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I move a lot and am considering trying to work with the level 1 charger and I do have an EA (station literally 1 minute away). So paying every couple years for a level 2 install seems a lot for me, until I can settle for good in about 8 years. I also currently only have a ~20 mile round trip a day to work Monday through Friday. We’ll see how charging needs change post Covid with more stuff open/to do.

someone tell me if I’m dumb
There is a federal tax credit of 30% for purchase and install and Snohomish County PUD will rebate you $500 on a connected charger. Both have been a consideration for me as I otherwise could live off a L1, have a EA 1.5 miles away and numerous free L2's in the business parks near my home.
 

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It certainly can't hurt to run 20% to 80%. However, it is possible that degradation over 4,000 charging cycles is minimal, and maybe the real difference in charge use cases shows at 10,000 cycles, or tens of thousands of cycles (many years for most folks).
Agree completely. My experience with the clarity is that there is no option to set the charge to stop at some capacity, so charging to full is purely out of convenience. My cousins e-golf is the same, but he has the discipline to manually unplug it before it gets a full charge. so I'm wondering if VW will include this feature in the ID4, it would be nice.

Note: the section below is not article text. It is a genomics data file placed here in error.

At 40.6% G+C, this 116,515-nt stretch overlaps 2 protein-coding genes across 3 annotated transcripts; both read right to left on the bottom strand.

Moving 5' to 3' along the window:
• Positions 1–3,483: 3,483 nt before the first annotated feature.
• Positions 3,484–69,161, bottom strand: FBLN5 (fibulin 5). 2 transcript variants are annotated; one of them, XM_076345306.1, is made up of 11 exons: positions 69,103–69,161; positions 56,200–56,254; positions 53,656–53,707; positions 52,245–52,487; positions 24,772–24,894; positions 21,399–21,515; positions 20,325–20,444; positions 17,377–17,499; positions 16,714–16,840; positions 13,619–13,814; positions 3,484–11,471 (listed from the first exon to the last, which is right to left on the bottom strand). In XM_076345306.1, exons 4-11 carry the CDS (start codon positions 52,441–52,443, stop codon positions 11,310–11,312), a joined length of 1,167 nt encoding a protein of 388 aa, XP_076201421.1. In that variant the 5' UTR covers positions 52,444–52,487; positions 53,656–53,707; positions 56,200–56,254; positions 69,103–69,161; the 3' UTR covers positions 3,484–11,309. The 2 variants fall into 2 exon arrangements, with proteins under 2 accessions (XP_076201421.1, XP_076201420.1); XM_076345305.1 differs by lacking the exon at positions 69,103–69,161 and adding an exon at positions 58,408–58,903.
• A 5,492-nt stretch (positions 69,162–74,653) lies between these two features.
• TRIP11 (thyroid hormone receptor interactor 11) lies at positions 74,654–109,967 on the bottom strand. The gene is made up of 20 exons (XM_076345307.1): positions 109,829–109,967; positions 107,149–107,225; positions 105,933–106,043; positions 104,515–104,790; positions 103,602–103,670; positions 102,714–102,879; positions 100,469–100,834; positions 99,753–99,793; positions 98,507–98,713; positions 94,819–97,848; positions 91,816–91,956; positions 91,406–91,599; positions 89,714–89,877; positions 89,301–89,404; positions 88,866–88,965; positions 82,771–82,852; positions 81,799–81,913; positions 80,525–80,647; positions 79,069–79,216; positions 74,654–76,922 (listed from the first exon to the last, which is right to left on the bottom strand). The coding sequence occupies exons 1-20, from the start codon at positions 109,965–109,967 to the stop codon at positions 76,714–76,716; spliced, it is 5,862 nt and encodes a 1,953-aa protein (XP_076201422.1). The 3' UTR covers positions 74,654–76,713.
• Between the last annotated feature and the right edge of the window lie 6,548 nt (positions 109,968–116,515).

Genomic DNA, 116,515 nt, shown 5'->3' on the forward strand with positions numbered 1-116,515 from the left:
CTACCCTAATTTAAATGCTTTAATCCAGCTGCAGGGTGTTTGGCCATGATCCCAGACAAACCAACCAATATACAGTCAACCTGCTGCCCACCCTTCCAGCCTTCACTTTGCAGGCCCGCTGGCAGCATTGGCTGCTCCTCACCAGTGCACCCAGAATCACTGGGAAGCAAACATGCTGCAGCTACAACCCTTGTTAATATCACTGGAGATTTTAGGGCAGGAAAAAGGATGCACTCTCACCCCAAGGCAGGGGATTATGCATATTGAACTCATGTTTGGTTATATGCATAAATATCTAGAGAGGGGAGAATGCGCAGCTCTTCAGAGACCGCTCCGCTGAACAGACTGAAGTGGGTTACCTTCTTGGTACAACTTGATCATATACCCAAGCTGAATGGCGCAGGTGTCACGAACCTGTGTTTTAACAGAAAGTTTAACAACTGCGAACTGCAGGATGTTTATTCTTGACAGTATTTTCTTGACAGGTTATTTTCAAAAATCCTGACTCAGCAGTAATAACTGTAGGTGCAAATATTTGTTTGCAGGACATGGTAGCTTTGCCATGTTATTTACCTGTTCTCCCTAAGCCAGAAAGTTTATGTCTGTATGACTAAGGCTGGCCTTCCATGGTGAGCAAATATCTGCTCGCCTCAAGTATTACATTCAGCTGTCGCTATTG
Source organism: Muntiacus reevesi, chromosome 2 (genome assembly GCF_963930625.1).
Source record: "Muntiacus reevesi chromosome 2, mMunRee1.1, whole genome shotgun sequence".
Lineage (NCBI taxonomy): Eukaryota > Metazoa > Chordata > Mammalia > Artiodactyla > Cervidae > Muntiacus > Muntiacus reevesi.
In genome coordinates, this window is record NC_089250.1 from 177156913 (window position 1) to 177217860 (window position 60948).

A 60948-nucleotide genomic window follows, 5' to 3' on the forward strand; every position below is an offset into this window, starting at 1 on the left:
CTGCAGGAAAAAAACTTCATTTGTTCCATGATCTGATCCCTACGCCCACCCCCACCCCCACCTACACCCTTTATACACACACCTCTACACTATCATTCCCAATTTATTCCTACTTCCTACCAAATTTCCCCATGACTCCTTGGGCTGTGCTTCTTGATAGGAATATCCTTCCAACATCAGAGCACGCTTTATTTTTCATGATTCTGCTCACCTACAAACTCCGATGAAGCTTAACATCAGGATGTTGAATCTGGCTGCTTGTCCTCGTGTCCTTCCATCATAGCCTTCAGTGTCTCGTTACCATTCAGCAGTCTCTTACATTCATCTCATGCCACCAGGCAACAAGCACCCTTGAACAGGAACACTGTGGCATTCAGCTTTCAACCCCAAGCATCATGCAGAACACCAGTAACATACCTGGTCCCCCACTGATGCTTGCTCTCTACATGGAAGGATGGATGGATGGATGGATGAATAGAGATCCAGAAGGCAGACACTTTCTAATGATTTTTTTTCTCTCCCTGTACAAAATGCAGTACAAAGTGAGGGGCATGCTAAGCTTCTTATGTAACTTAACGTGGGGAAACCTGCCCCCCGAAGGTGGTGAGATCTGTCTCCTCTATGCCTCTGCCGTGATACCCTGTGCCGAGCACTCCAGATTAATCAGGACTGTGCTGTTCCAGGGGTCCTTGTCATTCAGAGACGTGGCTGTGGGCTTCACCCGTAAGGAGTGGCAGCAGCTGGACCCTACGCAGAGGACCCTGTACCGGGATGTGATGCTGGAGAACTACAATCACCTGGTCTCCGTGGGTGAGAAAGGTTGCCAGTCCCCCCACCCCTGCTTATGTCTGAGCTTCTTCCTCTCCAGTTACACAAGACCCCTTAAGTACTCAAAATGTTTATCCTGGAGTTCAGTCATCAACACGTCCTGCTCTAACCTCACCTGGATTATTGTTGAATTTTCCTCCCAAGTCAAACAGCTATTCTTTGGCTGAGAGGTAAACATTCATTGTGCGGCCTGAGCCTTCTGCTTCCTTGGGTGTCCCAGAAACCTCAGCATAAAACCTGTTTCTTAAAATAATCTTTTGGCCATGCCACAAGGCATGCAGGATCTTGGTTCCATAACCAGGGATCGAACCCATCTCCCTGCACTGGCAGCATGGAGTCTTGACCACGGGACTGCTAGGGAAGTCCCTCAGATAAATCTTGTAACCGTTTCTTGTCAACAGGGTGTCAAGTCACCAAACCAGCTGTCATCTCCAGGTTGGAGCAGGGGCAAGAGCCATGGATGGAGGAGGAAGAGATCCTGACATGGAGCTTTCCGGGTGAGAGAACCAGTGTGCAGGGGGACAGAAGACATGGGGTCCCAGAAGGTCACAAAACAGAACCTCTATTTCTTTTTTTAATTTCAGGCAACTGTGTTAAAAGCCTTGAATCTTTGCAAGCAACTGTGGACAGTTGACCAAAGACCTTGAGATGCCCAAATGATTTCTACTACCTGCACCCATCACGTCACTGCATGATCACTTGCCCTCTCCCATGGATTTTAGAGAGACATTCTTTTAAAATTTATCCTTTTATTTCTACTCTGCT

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Discussion Starter #16
VW recommends charging to 80% for everyday use. Well I guess the jury is in for that question, at least for VW.
 

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VW recommends charging to 80% for everyday use. Well I guess the jury is in for that question, at least for VW.
It is weird given as others have pointed out 100% isn't really 100%. It would be interesting to hear VW's logic. I wonder how and from whom we could get such an explanation. I won't feel comfortable charging to 100% regularly since it doesn't follow their recommendation, but it doesn't appear logical at this point.

Has anyone read anything that explains how reserve capacity is used on an everyday basis? For example...Is the reserve capacity not used at all, other than keeping minimum charge on those cells? or does the battery management system regularly swap out the cells that are considered the reserve...just to keep all cells in good health? or is reserve capacity used for something else?
 

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VW recommends charging to 80% for everyday use. Well I guess the jury is in for that question, at least for VW.
The question I have is; is it 80% of 82kWh, total battery capacity or 80% of 77kWh the 'net' capacity?
Not that there is much difference.
80% of 82= 66kWh
80% of 77= 62kWh
 

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The question I have is; is it 80% of 82kWh, total battery capacity or 80% of 77kWh the 'net' capacity?
Not that there is much difference.
80% of 82= 66kWh
80% of 77= 62kWh
It would be 80% of 77= 62kWh (think of it more of 80% of 250 miles = 200 miles)